[Haskell-cafe] A composable, local graph representation as an open discussion
predictivestatmech at gmail.com
Tue Oct 25 13:44:50 UTC 2016
On 10/24/16 6:49 PM, Ivan Lazar Miljenovic wrote:
> On 24 October 2016 at 23:56, David Rogers <predictivestatmech at gmail.com> wrote:
>> I have been working on the following idea, and would appreciate
>> any comments on the novelty or usefulness in your own applications.
>> A scan of the usual Haskell documents turns up lots of clever data
>> structures, but nothing particularly enlightening for graphs.
>> Here is my attempt:
> I haven't looked through your entire email in detail, but from a quick
> skim there's a few interesting ideas I want to play with.
>> Graphs are difficult to represent in functional languages
>> because they express arbitrary undirected connectivity between nodes,
>> whereas functional code naturally expresses directed trees.
>> Most functional algorithms for graphs use an edge-list
>> with global labels. Although effective, this method
>> loses compositionality and does not exploit the type system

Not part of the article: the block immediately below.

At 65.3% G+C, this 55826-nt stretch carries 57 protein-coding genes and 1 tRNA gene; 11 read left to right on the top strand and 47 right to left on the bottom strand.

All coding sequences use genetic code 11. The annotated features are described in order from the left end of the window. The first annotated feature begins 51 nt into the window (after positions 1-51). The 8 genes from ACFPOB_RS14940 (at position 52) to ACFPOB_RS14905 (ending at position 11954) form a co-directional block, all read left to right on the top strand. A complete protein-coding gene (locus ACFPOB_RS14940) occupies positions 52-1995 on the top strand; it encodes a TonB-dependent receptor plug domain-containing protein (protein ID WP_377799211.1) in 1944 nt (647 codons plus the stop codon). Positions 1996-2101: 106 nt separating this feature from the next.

>> for enforcing graph invariants such as consistency of the edge list.
>> This note presents a functional method for constructing
>> a local representation for undirected graphs functionally as
>> compositions of other graphs. The resulting data structure
>> does not use unique node labels,
> From practice, I've found that unique node labels are extremely
> important/useful; so are unique edge labels. As such, this means that
> this representation may not be sufficient for general graph
I started with a version of the code that generates sequential node
numbers. It requires 2 changes. First, the Grph structure has to store
a count of total internal nodes. Second, the run and env functions must
pass the starting number to each sub-graph. It's easy to see that this
generates sequential numbers, since the run function does a
tree-traversal down to the nodes, and the number of internal nodes is
known for each subgraph.
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